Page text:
Ivan Brady, 5, works on an assignment in his pre-k class at Tornillo Elementary. The students attend class in-person in the morning and then continue online lessons at home in the afternoon. (Corrie Boudreaux/El Paso Matters)

Texas’ 2021 regular legislative session ended last month with lawmakers doing something education advocates initially feared wouldn’t happen: they passed a budget that kept the previous session’s funding gains in place.1

State Rep. Mary González, D-Clint

That sums up how public education fared this session, said state Rep. Mary González, D-Clint, who serves on the Texas House Public Education Committee. “For the most part, we maintained the status quo,” she said.

Early childhood education had the most success this session, advocates say, which was largely overshadowed by more politicized issues relating to transgender student athletes and how teachers can talk about U.S. history.

Here are changes El Paso public school students, families and teachers will see from the Texas Legislature:


Students who continued with online learning this spring will have to return to campus this fall because lawmakers failed to pass legislation that would fund online learning for the 2021-22 school year. Districts will return to being funded based on average daily in-person attendance, making it costly for them to offer virtual schooling options. Only a handful of districts have state approval to offer statewide online programs.

It remains to be seen whether Gov. Greg Abbott will make funding online instruction a priority he wants lawmakers to address during a special session. Lawmakers are expected to return to Austin to tackle redistricting and possibly several other issues.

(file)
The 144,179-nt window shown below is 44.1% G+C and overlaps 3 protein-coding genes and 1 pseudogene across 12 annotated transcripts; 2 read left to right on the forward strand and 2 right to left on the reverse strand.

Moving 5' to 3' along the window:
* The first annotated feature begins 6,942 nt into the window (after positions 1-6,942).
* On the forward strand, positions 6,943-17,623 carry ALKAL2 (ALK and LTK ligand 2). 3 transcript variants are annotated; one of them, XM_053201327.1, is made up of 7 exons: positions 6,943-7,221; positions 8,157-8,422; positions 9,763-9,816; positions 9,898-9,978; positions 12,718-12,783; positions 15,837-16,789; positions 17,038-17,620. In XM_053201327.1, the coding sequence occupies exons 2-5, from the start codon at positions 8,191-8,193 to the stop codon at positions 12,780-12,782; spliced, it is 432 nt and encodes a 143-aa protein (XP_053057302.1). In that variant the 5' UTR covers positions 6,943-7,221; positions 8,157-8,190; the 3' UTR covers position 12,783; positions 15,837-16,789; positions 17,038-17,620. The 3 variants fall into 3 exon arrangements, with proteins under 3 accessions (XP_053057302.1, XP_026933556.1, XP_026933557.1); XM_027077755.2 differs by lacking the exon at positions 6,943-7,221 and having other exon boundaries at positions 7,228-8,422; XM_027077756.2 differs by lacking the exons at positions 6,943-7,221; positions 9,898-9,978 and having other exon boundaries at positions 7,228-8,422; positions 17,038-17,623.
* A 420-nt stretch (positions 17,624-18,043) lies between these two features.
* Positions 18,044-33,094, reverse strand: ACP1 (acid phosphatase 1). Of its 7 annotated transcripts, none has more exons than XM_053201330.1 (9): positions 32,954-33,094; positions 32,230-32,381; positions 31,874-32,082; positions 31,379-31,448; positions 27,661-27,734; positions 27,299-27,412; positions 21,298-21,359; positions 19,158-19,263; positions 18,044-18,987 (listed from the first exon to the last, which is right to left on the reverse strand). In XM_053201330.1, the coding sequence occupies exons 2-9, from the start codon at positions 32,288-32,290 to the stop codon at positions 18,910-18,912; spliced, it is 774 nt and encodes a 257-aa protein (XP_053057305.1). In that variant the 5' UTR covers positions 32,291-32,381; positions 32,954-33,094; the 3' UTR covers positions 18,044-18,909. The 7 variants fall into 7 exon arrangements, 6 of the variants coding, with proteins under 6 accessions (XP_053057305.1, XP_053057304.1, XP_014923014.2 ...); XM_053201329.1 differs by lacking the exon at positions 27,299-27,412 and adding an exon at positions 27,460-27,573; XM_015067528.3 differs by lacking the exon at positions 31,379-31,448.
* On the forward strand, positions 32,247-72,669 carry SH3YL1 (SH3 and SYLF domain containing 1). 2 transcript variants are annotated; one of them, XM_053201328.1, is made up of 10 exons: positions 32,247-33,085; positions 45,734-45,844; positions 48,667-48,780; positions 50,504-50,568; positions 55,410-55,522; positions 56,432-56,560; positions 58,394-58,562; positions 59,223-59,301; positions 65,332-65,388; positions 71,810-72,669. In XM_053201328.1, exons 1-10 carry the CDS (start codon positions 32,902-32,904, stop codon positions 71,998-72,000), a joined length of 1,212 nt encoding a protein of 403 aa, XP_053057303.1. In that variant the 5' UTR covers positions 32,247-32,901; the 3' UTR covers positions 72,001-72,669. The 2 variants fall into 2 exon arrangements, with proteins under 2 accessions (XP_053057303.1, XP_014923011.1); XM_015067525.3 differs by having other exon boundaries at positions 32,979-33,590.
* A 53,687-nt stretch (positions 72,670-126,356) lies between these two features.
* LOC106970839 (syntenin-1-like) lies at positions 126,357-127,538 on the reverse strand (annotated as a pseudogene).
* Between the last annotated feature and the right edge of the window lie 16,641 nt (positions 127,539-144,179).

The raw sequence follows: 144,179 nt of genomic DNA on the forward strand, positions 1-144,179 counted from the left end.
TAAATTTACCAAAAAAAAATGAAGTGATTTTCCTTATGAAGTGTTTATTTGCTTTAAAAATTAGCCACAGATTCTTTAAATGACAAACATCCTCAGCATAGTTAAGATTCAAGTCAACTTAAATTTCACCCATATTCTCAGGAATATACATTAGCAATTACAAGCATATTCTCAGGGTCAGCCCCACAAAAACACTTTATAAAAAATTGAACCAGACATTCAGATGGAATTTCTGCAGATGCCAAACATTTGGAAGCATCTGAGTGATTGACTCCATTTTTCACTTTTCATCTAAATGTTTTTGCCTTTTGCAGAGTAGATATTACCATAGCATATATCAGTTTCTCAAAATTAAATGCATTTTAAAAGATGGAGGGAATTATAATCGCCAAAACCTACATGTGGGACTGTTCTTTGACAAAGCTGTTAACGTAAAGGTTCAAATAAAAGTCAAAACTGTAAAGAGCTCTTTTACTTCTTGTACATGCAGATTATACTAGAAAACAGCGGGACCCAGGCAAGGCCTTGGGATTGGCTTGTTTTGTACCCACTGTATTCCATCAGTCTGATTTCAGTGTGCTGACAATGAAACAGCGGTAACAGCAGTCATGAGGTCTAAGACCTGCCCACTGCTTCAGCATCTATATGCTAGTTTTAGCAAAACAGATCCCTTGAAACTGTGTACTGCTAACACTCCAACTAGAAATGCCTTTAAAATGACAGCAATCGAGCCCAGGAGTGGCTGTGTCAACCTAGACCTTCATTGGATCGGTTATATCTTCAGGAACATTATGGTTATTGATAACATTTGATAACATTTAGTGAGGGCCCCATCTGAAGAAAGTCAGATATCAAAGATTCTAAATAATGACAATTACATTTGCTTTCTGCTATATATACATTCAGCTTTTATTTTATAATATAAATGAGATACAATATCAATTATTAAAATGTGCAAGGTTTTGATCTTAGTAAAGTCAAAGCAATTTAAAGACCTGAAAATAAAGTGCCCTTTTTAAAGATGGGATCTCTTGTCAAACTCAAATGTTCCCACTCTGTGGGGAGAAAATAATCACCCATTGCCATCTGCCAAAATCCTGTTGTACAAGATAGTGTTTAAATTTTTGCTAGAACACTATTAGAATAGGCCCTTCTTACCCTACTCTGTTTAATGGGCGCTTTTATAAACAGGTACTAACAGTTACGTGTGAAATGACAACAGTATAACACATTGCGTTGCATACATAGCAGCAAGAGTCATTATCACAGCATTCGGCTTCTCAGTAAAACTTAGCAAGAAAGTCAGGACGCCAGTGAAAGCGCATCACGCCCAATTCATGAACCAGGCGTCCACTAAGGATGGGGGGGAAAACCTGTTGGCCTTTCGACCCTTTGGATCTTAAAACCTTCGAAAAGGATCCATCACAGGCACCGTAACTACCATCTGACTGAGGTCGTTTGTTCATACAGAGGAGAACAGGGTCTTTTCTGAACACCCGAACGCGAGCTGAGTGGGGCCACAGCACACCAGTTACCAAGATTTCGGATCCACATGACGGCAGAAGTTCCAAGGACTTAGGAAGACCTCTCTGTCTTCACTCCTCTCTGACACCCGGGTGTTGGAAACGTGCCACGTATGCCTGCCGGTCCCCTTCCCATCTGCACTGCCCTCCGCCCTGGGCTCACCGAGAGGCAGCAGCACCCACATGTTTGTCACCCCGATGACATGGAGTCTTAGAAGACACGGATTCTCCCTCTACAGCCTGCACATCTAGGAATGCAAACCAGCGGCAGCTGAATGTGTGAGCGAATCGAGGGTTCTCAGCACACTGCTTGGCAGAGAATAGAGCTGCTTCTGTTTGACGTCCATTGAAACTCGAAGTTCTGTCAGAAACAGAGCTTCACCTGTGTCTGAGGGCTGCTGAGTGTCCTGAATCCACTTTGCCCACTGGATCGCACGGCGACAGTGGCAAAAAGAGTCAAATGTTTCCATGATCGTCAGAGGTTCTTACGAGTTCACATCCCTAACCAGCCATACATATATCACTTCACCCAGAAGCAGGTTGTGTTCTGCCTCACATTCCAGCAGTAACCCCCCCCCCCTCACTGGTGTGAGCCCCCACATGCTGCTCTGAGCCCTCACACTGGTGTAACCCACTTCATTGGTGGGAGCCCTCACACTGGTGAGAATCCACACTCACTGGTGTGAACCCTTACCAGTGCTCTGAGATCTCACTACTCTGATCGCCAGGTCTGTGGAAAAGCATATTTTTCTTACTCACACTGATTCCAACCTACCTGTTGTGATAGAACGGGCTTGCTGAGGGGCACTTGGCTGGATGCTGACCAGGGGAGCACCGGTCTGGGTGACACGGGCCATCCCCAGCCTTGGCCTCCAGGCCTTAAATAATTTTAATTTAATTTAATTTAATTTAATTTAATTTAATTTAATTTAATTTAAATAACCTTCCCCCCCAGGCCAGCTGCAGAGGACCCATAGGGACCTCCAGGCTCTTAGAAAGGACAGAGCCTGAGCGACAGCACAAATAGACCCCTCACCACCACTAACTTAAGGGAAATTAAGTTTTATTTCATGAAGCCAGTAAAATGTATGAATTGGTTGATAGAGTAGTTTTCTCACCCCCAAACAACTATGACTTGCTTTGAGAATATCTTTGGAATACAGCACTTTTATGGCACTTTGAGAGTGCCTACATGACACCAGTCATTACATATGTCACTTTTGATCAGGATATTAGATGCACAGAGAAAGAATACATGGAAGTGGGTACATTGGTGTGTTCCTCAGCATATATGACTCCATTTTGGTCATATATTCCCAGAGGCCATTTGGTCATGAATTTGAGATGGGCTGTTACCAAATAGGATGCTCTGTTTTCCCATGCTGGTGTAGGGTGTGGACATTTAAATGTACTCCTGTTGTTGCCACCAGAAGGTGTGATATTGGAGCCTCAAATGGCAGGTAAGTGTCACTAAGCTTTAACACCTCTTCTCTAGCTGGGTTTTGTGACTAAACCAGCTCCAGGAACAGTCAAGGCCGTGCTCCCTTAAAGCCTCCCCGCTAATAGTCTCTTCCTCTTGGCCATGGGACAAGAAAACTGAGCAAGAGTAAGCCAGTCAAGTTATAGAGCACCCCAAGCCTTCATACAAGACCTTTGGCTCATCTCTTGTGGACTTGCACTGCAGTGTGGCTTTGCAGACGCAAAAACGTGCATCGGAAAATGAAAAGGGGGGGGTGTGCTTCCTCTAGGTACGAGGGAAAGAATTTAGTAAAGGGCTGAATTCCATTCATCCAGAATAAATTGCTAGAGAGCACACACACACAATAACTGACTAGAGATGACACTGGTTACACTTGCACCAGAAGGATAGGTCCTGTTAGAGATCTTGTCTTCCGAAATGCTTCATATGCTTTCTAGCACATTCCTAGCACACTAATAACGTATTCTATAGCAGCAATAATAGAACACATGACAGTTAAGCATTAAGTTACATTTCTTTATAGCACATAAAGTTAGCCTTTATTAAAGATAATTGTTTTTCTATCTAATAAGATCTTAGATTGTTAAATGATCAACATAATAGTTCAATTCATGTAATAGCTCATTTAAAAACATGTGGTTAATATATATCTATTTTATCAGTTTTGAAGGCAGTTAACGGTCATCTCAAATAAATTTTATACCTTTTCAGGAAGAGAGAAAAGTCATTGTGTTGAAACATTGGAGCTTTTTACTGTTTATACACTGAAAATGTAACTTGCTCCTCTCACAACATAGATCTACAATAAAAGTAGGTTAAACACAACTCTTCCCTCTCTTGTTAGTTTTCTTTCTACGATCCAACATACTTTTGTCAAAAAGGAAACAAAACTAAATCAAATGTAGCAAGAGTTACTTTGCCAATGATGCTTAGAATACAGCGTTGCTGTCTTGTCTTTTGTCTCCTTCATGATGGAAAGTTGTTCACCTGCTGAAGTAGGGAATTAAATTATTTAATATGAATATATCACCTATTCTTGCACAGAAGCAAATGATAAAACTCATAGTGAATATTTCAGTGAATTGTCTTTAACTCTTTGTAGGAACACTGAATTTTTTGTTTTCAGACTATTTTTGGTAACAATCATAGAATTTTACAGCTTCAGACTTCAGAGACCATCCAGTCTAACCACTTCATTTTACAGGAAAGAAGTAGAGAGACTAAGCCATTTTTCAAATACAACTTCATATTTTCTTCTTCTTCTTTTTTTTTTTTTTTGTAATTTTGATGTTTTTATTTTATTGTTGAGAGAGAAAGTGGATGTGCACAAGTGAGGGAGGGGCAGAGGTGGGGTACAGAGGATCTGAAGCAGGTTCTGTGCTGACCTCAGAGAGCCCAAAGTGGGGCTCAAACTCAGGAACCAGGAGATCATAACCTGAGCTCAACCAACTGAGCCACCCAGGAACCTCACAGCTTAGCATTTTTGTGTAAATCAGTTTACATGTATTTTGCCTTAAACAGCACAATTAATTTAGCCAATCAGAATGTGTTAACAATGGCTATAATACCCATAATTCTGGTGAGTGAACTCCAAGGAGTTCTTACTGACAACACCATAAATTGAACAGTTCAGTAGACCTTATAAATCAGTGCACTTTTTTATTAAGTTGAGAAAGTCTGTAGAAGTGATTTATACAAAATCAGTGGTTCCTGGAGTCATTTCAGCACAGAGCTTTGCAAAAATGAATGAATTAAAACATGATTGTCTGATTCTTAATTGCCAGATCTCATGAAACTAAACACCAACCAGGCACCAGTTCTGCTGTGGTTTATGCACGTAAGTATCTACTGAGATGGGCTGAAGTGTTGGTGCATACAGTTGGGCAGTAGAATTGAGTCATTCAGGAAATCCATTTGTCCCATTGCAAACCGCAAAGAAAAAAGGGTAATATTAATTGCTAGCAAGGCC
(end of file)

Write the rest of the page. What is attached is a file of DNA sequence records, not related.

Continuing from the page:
Aside from maintaining the 2019 school finance formula, lawmakers secured the release of $5.5 billion of federal coronavirus aid. Districts can apply for funds to cover a range of costs tied to addressing learning loss, such as hiring tutors or awarding stipends to current employees.

Families should ask their districts what new services and programs their school will offer to meet this need, said Jonathan Feinstein, Texas state director for Education Trust, which advocates for educational equity.

The Texas Education Agency will also use some of the federal relief dollars to reimburse itself for “hold harmless” spending — the money that went to fund districts based on previous years’ attendance rather than docking them for low attendance rates.

Critical race theory

Republican senators pushed through legislation to restrict how public school teachers discuss the role of racism in U.S. history.

House Bill 3979 by Rep. Steve Toth, R-The Woodlands, requires teachers to discuss current events “from diverse and contending perspectives,” and prevents them from teaching that people are “inherently racist, sexist, or oppressive, whether consciously or unconsciously” or bear responsibility for the past actions of those from their same race or sex.

Education groups criticized the bill as an effort to ban critical race theory, an academic framework that examines how racism has shaped U.S. legal and social institutions. The bill prevents teachers from requiring students to study the 1619 Project, a New York Times Magazine series that explores slavery’s continued impact on Black Americans.